“Indistractable” Quotes

I recently read “Indistractable: How to Control Your Attention and Choose Your Life” by Nir Eyal. Below are the quotes I found most interesting. If you like them, buy the book.

Samuel Johnson said, “My life is one long escape from myself.” (27)

“we must disavow the misguided idea that if we’re not happy, we’re not normal—exactly the opposite is true.” (31)

“Dweck concluded that signs of ego depletion were observed only in those test subjects who believed willpower was a limited resource.” (43)

“Labeling yourself as having poor self-control actually leads to less self-control.” (45)

“people who have “a positive and caring attitude . . . toward her- or himself in the face of failures and individual shortcomings” tend to be happier.” (45)

Another study found that people’s tendency to self-blame, along with how much they ruminated on a problem, could almost completely mediate the most common factors associated with depression and anxiety. (45)

An individual’s level of self-compassion had a greater effect on whether they would develop anxiety and depression than all the usual things that tend to screw up people’s lives, like traumatic life events, a family history of mental illness, low social status, or a lack of social support. (45)

Whether I’m able to fall asleep at any given moment or whether a breakthrough idea for my next book comes to me when I sit down at my desk isn’t entirely up to me, but one thing is for certain: I won’t do what I want to do if I’m not in the right place at the right time, whether that’s in bed when I want to sleep or at my desk when I want to do good work. Not showing up guarantees failure. (55)

To make sure we always have something fun to do, we spent one afternoon writing down over a hundred things to do together in town, each one on a separate little strip of paper. Then, we rolled up all the little strips and placed them inside our “fun jar.” (57)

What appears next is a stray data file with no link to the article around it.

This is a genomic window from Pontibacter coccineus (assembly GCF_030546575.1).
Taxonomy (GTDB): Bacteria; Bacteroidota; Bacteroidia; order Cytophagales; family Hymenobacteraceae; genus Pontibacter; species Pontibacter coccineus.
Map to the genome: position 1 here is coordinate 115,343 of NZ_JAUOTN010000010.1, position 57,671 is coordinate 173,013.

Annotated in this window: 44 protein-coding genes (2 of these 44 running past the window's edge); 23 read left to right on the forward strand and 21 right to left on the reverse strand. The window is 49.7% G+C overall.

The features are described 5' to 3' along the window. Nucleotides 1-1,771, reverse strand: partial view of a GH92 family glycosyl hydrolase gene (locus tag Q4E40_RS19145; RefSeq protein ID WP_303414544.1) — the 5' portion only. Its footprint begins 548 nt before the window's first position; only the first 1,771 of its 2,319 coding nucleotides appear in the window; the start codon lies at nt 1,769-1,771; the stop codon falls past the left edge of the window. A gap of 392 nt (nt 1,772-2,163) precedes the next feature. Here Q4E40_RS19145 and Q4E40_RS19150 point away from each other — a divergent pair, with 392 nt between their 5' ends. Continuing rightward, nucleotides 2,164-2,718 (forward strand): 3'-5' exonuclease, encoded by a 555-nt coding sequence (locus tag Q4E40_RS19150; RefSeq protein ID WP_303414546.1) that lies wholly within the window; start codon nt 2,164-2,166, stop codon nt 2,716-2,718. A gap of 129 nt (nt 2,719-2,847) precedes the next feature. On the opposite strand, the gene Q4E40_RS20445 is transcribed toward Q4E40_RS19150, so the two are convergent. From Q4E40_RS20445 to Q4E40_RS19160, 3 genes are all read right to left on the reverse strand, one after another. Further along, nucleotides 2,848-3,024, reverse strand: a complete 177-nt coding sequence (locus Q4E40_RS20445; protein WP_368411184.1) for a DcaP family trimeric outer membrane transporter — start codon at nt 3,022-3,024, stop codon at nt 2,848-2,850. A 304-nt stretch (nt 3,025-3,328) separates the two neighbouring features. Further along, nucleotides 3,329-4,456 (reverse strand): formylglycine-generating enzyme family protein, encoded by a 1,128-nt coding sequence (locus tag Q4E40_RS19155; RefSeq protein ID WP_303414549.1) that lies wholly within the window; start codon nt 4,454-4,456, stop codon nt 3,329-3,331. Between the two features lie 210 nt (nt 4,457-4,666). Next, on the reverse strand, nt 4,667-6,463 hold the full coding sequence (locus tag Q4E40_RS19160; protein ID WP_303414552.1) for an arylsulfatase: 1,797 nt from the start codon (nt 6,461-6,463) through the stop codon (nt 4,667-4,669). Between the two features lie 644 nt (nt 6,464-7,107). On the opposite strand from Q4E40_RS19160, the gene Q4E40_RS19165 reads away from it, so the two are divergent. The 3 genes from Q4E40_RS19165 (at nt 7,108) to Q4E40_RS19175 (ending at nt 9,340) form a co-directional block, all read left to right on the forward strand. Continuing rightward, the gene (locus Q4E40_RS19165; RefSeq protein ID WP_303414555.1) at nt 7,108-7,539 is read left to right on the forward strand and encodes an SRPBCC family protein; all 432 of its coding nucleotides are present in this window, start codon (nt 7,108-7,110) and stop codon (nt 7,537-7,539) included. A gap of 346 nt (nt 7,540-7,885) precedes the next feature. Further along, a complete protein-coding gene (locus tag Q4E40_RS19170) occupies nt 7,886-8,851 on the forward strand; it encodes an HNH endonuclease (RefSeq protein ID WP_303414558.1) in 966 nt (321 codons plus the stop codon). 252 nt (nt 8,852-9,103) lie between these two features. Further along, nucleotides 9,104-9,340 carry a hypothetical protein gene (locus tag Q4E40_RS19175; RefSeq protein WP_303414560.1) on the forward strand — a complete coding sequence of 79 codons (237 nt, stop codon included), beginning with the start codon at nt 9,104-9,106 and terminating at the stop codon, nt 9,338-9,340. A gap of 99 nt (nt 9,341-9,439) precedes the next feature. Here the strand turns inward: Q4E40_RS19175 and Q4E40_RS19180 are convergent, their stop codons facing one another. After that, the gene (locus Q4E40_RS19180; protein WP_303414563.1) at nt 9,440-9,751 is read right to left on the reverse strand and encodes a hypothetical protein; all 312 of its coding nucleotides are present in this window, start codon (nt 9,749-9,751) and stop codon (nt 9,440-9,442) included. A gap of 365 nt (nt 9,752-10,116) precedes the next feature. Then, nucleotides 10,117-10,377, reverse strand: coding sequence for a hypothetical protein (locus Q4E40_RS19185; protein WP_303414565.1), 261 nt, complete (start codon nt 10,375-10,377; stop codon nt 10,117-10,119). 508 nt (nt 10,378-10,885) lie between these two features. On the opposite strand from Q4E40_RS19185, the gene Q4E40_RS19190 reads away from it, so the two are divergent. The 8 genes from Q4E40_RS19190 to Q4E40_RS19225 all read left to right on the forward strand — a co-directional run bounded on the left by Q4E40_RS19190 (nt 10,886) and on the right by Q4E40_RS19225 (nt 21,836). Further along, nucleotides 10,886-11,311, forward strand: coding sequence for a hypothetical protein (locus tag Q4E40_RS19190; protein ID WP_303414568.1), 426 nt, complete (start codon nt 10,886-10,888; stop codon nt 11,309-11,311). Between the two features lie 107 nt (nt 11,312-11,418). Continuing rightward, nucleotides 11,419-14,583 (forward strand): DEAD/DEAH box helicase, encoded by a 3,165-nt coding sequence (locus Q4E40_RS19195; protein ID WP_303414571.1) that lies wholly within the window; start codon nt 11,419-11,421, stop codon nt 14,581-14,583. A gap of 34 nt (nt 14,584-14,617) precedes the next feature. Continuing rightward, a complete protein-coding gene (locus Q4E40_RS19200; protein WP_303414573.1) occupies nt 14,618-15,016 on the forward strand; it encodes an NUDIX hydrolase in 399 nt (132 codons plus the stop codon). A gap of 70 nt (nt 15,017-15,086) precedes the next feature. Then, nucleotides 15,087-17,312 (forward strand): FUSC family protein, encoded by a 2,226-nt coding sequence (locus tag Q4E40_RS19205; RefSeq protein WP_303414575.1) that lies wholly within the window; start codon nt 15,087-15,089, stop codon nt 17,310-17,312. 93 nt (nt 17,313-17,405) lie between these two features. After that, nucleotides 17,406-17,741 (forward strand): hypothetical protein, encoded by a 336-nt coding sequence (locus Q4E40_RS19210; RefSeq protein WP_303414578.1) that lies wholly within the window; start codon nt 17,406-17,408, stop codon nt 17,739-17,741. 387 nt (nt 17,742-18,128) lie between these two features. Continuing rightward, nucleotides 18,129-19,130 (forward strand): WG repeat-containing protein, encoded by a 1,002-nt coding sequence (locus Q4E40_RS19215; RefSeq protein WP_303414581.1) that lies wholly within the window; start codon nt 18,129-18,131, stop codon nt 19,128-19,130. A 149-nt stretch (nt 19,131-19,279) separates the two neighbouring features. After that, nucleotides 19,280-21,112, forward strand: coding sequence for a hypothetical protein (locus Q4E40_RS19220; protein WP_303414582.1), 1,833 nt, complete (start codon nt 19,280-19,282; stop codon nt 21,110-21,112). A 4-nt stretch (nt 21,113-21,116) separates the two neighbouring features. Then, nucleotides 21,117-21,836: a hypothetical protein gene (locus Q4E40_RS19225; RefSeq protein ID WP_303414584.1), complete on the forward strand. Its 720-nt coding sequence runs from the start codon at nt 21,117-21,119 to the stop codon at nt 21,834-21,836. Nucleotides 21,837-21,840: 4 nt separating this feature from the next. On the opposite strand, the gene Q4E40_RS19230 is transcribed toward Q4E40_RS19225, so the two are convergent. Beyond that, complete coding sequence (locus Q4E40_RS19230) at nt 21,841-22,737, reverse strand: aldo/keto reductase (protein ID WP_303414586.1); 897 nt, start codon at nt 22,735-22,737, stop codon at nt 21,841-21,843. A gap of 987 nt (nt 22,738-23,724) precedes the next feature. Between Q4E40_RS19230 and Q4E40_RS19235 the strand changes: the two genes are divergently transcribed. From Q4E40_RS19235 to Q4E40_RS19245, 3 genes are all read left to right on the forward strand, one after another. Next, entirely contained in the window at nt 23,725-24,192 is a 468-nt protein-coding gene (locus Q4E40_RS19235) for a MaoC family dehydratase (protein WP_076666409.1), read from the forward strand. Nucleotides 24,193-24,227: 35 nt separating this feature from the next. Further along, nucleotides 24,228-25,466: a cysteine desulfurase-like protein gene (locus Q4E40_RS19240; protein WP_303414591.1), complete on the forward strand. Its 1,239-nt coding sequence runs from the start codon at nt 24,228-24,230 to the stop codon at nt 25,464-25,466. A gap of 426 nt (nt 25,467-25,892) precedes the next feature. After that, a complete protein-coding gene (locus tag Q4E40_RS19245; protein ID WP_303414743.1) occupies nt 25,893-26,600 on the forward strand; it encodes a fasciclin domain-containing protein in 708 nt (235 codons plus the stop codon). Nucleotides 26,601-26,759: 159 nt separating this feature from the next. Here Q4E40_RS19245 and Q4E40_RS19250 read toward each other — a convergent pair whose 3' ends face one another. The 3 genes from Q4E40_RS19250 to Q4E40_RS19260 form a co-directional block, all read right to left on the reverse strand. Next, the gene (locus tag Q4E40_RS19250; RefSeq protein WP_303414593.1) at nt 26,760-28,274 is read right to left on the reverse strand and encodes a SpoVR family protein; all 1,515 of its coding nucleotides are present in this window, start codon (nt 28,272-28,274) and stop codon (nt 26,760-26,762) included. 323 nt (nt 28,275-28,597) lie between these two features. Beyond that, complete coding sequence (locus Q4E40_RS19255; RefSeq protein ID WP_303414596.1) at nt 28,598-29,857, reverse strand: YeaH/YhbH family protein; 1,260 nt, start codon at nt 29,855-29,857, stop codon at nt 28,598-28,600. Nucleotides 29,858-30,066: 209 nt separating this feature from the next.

“my wife bought a hard-to-miss headpiece on Amazon for just a few dollars. She calls it the “concentration crown,” and the built-in LEDs light up her head to send an impossible-to-ignore message. When she wears it, she’s clearly letting our daughter (and me) know not to interrupt her unless it’s an emergency. It works like a charm.” (76)

“I’m not telling you to tag emails by topic or categories, only by when the message requires a response.” (83)

When I taught at the Stanford design school, I consistently saw how teams who brainstormed individually before coming together not only generated better ideas but were also more likely to have a wider diversity of solutions as they were less likely to be overrun by the louder, more dominating members of the group. (88)

Ryan and Deci proposed the human psyche needs three things to flourish: autonomy, competence, and relatedness. (147)

According to Rogoff, “It may be the case that children give up control of their attention when it’s always managed by an adult.”(149)

Robert Epstein, the researcher who wrote “The Myth of the Teen Brain” in Scientific American, has a similar conclusion: “Surveys I have conducted show that teens in the U.S. are subjected to more than ten times as many restrictions as are mainstream adults, twice as many restrictions as active-duty U.S. Marines, and even twice as many restrictions as incarcerated felons.” (149)

Somehow, as a society, we have come to the conclusion that to protect children from danger and to educate them, we must deprive them of the very activity that makes them happiest and place them for ever more hours in settings where they are more or less continually directed and evaluated by adults, settings almost designed to produce anxiety and depression. (152)

The more you talk with your kids about the costs of too much tech use and the more you make decisions with them, as opposed to for them, the more willing they will be to listen to your guidance. (153)

Phubbing, a portmanteau of phone and snubbing, means “to ignore (a person or one’s surroundings) when in a social situation by busying oneself with a phone or other mobile device.” (170)

Did you like the quotes? Buy the book.